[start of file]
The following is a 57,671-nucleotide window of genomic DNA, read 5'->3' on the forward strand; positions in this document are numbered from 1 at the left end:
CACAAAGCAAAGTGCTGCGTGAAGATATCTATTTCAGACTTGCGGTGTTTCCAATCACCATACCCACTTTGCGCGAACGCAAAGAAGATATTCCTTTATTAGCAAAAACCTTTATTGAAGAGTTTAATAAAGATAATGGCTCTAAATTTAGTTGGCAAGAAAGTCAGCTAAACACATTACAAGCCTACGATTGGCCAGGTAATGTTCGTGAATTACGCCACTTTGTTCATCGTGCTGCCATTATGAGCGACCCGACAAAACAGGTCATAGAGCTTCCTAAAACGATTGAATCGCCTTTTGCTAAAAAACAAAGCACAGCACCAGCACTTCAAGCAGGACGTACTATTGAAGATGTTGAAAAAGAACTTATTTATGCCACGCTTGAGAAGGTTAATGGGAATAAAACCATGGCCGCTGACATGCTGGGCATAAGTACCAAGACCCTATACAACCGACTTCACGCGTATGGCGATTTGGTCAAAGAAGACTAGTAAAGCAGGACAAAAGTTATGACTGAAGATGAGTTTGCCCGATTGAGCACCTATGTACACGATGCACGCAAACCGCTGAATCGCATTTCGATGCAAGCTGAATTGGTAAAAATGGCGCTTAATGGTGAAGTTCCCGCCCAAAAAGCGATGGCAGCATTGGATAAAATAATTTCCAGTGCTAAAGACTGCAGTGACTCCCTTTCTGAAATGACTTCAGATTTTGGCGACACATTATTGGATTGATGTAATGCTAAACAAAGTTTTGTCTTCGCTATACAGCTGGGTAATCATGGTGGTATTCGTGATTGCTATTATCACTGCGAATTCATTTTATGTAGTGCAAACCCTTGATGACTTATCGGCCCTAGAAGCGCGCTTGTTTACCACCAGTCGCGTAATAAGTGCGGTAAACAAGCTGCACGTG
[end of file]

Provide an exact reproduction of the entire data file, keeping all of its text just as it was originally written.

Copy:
The following is a 57,671-nucleotide window of genomic DNA, read 5'->3' on the forward strand; positions in this document are numbered from 1 at the left end:
CACAAAGCAAAGTGCTGCGTGAAGATATCTATTTCAGACTTGCGGTGTTTCCAATCACCATACCCACTTTGCGCGAACGCAAAGAAGATATTCCTTTATTAGCAAAAACCTTTATTGAAGAGTTTAATAAAGATAATGGCTCTAAATTTAGTTGGCAAGAAAGTCAGCTAAACACATTACAAGCCTACGATTGGCCAGGTAATGTTCGTGAATTACGCCACTTTGTTCATCGTGCTGCCATTATGAGCGACCCGACAAAACAGGTCATAGAGCTTCCTAAAACGATTGAATCGCCTTTTGCTAAAAAACAAAGCACAGCACCAGCACTTCAAGCAGGACGTACTATTGAAGATGTTGAAAAAGAACTTATTTATGCCACGCTTGAGAAGGTTAATGGGAATAAAACCATGGCCGCTGACATGCTGGGCATAAGTACCAAGACCCTATACAACCGACTTCACGCGTATGGCGATTTGGTCAAAGAAGACTAGTAAAGCAGGACAAAAGTTATGACTGAAGATGAGTTTGCCCGATTGAGCACCTATGTACACGATGCACGCAAACCGCTGAATCGCATTTCGATGCAAGCTGAATTGGTAAAAATGGCGCTTAATGGTGAAGTTCCCGCCCAAAAAGCGATGGCAGCATTGGATAAAATAATTTCCAGTGCTAAAGACTGCAGTGACTCCCTTTCTGAAATGACTTCAGATTTTGGCGACACATTATTGGATTGATGTAATGCTAAACAAAGTTTTGTCTTCGCTATACAGCTGGGTAATCATGGTGGTATTCGTGATTGCTATTATCACTGCGAATTCATTTTATGTAGTGCAAACCCTTGATGACTTATCGGCCCTAGAAGCGCGCTTGTTTACCACCAGTCGCGTAATAAGTGCGGTAAACAAGCTGCACGTG